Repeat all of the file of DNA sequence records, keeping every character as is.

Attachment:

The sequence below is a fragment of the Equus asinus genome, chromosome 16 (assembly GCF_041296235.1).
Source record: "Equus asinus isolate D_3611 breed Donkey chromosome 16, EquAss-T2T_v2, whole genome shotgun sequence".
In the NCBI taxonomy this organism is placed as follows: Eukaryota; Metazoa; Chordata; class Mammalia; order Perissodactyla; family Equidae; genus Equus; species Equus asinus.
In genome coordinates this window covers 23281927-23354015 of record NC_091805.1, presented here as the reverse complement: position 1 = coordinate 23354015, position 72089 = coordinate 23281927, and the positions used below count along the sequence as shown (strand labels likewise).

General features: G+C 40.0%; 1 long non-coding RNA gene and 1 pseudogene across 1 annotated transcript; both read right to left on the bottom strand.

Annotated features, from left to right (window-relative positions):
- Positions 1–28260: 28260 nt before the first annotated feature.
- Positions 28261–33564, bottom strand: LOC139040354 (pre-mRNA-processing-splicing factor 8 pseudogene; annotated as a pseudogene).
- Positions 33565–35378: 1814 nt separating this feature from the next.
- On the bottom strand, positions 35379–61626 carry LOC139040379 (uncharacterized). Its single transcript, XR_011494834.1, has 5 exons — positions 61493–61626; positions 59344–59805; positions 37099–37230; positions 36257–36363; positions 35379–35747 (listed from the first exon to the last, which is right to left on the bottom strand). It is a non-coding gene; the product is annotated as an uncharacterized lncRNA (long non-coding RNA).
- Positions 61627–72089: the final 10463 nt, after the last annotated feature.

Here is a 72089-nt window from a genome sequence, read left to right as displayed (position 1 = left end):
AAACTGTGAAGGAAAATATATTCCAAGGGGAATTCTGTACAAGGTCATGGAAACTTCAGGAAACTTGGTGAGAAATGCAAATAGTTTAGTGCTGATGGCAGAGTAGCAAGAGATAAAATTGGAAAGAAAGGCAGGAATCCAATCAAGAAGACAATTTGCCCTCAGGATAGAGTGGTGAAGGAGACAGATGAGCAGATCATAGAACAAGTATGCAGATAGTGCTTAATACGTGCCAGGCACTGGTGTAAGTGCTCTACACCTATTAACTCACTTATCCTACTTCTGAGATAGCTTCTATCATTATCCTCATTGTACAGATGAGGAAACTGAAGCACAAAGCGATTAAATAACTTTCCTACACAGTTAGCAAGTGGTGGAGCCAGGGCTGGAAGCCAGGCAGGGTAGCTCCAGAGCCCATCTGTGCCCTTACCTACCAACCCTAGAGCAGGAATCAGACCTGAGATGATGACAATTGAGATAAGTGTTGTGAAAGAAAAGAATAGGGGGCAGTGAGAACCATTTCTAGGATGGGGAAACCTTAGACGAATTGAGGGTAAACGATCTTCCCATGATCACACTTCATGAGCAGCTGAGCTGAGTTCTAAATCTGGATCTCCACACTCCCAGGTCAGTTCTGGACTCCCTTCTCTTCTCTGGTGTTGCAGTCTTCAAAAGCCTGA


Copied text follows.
The sequence below is a fragment of the Equus asinus genome, chromosome 16 (assembly GCF_041296235.1).
Source record: "Equus asinus isolate D_3611 breed Donkey chromosome 16, EquAss-T2T_v2, whole genome shotgun sequence".
In the NCBI taxonomy this organism is placed as follows: Eukaryota; Metazoa; Chordata; class Mammalia; order Perissodactyla; family Equidae; genus Equus; species Equus asinus.
In genome coordinates this window covers 23281927-23354015 of record NC_091805.1, presented here as the reverse complement: position 1 = coordinate 23354015, position 72089 = coordinate 23281927, and the positions used below count along the sequence as shown (strand labels likewise).

General features: G+C 40.0%; 1 long non-coding RNA gene and 1 pseudogene across 1 annotated transcript; both read right to left on the bottom strand.

Annotated features, from left to right (window-relative positions):
- Positions 1–28260: 28260 nt before the first annotated feature.
- Positions 28261–33564, bottom strand: LOC139040354 (pre-mRNA-processing-splicing factor 8 pseudogene; annotated as a pseudogene).
- Positions 33565–35378: 1814 nt separating this feature from the next.
- On the bottom strand, positions 35379–61626 carry LOC139040379 (uncharacterized). Its single transcript, XR_011494834.1, has 5 exons — positions 61493–61626; positions 59344–59805; positions 37099–37230; positions 36257–36363; positions 35379–35747 (listed from the first exon to the last, which is right to left on the bottom strand). It is a non-coding gene; the product is annotated as an uncharacterized lncRNA (long non-coding RNA).
- Positions 61627–72089: the final 10463 nt, after the last annotated feature.

Here is a 72089-nt window from a genome sequence, read left to right as displayed (position 1 = left end):
AAACTGTGAAGGAAAATATATTCCAAGGGGAATTCTGTACAAGGTCATGGAAACTTCAGGAAACTTGGTGAGAAATGCAAATAGTTTAGTGCTGATGGCAGAGTAGCAAGAGATAAAATTGGAAAGAAAGGCAGGAATCCAATCAAGAAGACAATTTGCCCTCAGGATAGAGTGGTGAAGGAGACAGATGAGCAGATCATAGAACAAGTATGCAGATAGTGCTTAATACGTGCCAGGCACTGGTGTAAGTGCTCTACACCTATTAACTCACTTATCCTACTTCTGAGATAGCTTCTATCATTATCCTCATTGTACAGATGAGGAAACTGAAGCACAAAGCGATTAAATAACTTTCCTACACAGTTAGCAAGTGGTGGAGCCAGGGCTGGAAGCCAGGCAGGGTAGCTCCAGAGCCCATCTGTGCCCTTACCTACCAACCCTAGAGCAGGAATCAGACCTGAGATGATGACAATTGAGATAAGTGTTGTGAAAGAAAAGAATAGGGGGCAGTGAGAACCATTTCTAGGATGGGGAAACCTTAGACGAATTGAGGGTAAACGATCTTCCCATGATCACACTTCATGAGCAGCTGAGCTGAGTTCTAAATCTGGATCTCCACACTCCCAGGTCAGTTCTGGACTCCCTTCTCTTCTCTGGTGTTGCAGTCTTCAAAAGCCTGA